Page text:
In Processing, Wine Types and Styles

Winemakers love to gripe that Pinot Noir is the hardest wine to make. I disagree. It is not that it is difficult to make; Pinot Noir is difficult to get right. First, if you are not starting with good grapes you might as well pack it in. Americans don’t like to be told this, but all vineyards are NOT created equal. And great Pinot vineyards are scarce on the ground, at least as much so in America as in Burgundy (where less than 10% of the Pinot Noir acreage is designated grand cru). Second, not all winemakers are temperamentally suited to make Pinot. During the winemaking process, Pinot Noir punishes ego. Winemakers who must put their personal stamp on every wine they make invariably make bad Pinot, because tinkering with the process or “fixing” what appear to some winemakers as “problems” just does not work with this grape.

I’m not saying that I’m some sort of Pinot genius — far from it. In fact I believe there can be no such thing — the best Pinot winemaker I can hope to be is some sort of zen-state idiot savant. By practicing this approach to making Pinot for the last decade-plus, I have come up with a few do’s and don’ts. Do start with a good vineyard. Don’t pick the grapes overripe. Do pick when the seeds are ripe. Do treat the fruit gently. Don’t do the whole berry/carbonic maceration thing (in my view, a method that makes Beaujolais, not Pinot). Do make any additions the fruit needs at the crusher. Do wait for the cap to rise on its own (some winemakers call this a “cold soak”). Don’t ferment uninoculated – there is nothing more certain to destroy Pinot than having to “fix” a stuck fermentation. Don’t pump the wine over the cap. Do punch down. Don’t punch down too much. Do let the wine “rest” for a while after fermentation before pressing. Don’t do extended maceration.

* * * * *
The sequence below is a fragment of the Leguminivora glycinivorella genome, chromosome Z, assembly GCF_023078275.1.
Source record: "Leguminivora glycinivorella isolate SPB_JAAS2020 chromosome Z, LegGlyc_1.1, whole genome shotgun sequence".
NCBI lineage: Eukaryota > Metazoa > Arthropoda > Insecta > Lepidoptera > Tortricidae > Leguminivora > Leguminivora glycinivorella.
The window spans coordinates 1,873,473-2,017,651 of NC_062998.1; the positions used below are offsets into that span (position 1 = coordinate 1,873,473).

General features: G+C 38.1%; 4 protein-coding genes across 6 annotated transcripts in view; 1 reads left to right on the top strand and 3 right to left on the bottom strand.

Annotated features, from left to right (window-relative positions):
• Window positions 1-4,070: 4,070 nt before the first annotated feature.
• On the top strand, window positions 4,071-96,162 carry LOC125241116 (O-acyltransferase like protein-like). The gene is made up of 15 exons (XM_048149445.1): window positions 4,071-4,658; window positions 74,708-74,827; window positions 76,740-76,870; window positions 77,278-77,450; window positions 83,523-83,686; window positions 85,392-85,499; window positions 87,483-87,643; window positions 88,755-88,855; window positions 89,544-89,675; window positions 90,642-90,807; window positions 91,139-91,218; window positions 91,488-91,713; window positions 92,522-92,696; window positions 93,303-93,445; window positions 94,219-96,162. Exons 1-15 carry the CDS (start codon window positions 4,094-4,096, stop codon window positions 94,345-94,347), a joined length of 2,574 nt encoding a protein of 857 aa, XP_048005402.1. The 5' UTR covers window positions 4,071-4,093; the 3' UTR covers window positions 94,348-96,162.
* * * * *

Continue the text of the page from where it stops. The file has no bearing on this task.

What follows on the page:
It is this last point that had me in a state of cognitive dissonance during the 2005 harvest. The protocol I have developed over the years is to maintain the wine in fermenter for a total of 14 days of cuvaison. For reasons related to the timing demands of the 2005 harvest, the move to the new winery, and delays in receiving new equipment, all my ’05 Pinot Noir lots spent substantially longer than 14 days in fermenter: 19, 22, 27, 28 and 29 days to be precise. And I was sorely afraid.

BUT – so far this has not proven to be a disaster. The ’05 wines in fact are marvelous. Whether they are marvelous because of — or in spite of — the long maceration times will never be known. I have no plans to deliberately incorporate long maceration into my Pinot protocols. Perhaps some day in the future I will have the resources to do an experiment on the effects of long maceration on Pinot. Until then I plan to do my best to keep maceration times near two weeks. But at least I have learned that I don’t have to stress out over not getting the Pinot pressed off at exactly fourteen days. That, at least, is a bit of a relief.

This post originally appeared on John Kelly’s blog: “notes from the winemaker.” John Kelly is the owner and winemaker of Westwood wines, Sonoma, California.

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